As baptisms of fire go, you could not invent a more dramatic one. Two months after being elected senior and managing partners of A&O, Wim Dejonghe and Andrew Ballheimer found themselves steering the firm and its clients through one of the biggest economic and constitutional upheavals the UK and Europe have faced in decades – the shock UK vote to leave the EU.
They are both clear that the vote will have momentous implications, politically and economically. Clear too that the months and years ahead will be a time of immense legal complexity and uncertainty. The majority of clients were left in a state of shock and anger in the immediate aftermath of the vote, they say.
Yet, despite that backdrop, they are calm and determined as they reflect on the huge challenges that lie ahead.
“Running a business like ours is not a science,” says Wim. “It’s an art and it’s all about navigating uncertainty in an ever-changing environment. That requires agility. You just have to adapt to the environment – stay on course, or change your tack, depending on where the risk is coming from.”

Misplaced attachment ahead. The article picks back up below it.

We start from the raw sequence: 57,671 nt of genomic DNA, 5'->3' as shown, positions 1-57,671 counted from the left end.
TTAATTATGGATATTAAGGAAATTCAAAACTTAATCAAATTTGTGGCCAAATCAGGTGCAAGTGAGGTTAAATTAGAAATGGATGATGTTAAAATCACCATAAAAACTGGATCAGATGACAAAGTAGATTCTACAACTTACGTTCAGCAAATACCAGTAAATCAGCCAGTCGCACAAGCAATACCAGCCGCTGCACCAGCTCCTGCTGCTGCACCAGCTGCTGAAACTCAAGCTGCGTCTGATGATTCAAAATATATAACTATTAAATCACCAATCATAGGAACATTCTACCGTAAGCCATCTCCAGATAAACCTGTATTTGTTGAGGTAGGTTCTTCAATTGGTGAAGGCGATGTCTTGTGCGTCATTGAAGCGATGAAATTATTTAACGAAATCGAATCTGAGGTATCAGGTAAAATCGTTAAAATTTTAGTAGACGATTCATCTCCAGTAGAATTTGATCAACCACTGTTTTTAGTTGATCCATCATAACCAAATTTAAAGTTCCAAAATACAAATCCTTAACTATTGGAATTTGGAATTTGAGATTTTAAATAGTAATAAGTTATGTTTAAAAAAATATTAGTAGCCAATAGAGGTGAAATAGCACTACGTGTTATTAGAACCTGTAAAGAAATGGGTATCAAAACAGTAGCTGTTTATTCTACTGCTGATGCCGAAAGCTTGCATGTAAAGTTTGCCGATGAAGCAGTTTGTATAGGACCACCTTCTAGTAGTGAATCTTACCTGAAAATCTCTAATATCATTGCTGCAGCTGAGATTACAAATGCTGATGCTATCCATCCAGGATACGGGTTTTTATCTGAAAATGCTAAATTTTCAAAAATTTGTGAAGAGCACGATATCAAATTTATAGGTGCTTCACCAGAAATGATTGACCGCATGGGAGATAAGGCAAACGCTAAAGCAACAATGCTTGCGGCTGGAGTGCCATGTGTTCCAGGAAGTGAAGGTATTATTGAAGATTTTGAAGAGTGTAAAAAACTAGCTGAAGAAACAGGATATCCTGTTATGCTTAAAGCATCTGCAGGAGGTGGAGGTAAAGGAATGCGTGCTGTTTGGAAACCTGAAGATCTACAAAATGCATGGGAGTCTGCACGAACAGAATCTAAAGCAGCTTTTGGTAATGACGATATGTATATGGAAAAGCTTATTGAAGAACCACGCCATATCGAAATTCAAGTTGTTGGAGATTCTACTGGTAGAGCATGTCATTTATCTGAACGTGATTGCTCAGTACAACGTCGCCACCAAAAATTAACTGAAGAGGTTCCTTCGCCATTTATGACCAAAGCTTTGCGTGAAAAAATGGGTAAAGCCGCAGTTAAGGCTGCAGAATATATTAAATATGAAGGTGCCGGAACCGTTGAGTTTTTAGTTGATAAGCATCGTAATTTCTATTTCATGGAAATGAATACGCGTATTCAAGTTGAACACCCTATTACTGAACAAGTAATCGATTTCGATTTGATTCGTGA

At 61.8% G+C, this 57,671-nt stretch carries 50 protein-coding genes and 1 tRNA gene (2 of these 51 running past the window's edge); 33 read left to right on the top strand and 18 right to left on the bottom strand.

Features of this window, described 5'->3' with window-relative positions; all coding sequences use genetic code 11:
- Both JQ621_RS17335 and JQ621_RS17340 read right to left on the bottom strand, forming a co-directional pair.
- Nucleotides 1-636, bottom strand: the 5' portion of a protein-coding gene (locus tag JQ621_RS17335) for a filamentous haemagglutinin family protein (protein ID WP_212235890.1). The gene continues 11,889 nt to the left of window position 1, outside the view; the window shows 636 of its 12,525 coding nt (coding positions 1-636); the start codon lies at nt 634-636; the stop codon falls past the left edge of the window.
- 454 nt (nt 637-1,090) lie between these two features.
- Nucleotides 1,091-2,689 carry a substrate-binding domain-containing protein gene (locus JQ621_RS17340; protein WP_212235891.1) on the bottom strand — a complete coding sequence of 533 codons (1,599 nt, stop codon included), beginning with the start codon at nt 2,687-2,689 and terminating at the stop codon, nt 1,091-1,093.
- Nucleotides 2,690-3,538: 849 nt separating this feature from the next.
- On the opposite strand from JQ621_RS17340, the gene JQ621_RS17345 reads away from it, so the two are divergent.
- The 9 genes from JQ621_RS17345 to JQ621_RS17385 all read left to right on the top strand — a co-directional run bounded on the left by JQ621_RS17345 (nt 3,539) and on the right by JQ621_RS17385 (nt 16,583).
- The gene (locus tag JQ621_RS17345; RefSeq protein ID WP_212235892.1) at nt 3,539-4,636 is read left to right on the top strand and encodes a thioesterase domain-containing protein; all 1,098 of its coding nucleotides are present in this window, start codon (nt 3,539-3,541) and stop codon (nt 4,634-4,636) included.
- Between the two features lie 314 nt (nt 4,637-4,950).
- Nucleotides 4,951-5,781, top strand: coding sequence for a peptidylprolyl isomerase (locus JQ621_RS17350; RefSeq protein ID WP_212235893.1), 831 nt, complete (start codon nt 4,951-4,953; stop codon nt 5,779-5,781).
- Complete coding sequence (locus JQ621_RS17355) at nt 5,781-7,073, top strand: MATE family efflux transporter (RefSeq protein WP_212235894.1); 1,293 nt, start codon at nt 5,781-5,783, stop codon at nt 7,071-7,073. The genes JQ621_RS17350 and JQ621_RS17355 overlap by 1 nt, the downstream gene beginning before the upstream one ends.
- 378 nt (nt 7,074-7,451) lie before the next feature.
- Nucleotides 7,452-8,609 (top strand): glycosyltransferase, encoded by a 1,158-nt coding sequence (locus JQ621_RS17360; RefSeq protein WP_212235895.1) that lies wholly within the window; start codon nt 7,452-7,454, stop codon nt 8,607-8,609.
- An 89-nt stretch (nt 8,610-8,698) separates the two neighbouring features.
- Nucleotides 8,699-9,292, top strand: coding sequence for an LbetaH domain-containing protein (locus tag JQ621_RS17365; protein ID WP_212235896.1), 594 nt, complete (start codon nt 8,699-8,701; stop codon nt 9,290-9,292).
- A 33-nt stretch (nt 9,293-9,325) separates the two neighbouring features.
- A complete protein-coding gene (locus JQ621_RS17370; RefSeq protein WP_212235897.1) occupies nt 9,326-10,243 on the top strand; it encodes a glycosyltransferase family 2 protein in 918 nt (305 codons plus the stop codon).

Any big crisis means uncertainty for clients, he says. But that’s precisely the moment when they want to gather trusted advisors around them to plot the way ahead and to spot the risks, obstacles and opportunities that confront them.
Andrew agrees. “Our honeymoon period as a leadership team is, perhaps, over a little sooner than expected. But no business over a four year period – the term of our office – enjoys complete plain sailing. You just have to deal with the issues and take a high degree of confidence from the basic strength of our business.”
And A&O arrives at this point in good shape. The seven years since the global financial crisis have seen the firm enjoy a period of unbroken growth, in its finances, its offering and its global footprint (it now has 44 offices in 31 countries).
“We are a resilient business in terms of our geographic spread, product areas and alternative service delivery models. That puts us in a strong position,” says Wim.
Joined at the hip
Working ever more closely with clients forms part of the continuing strategy and, in these uncertain times, is all the more important.
The two men describe the huge amount of work that went on in the six months before the UK referendum to help prepare clients for its consequences, whatever the result.
A team led by London partner Daniel Shurman looked at the implications of both a ‘remain’ and a ‘leave’ vote, sending out some 21 specialist papers to well over 16,000 clients to keep them abreast of the possible legal and commercial risks and to help them prepare contingency plans.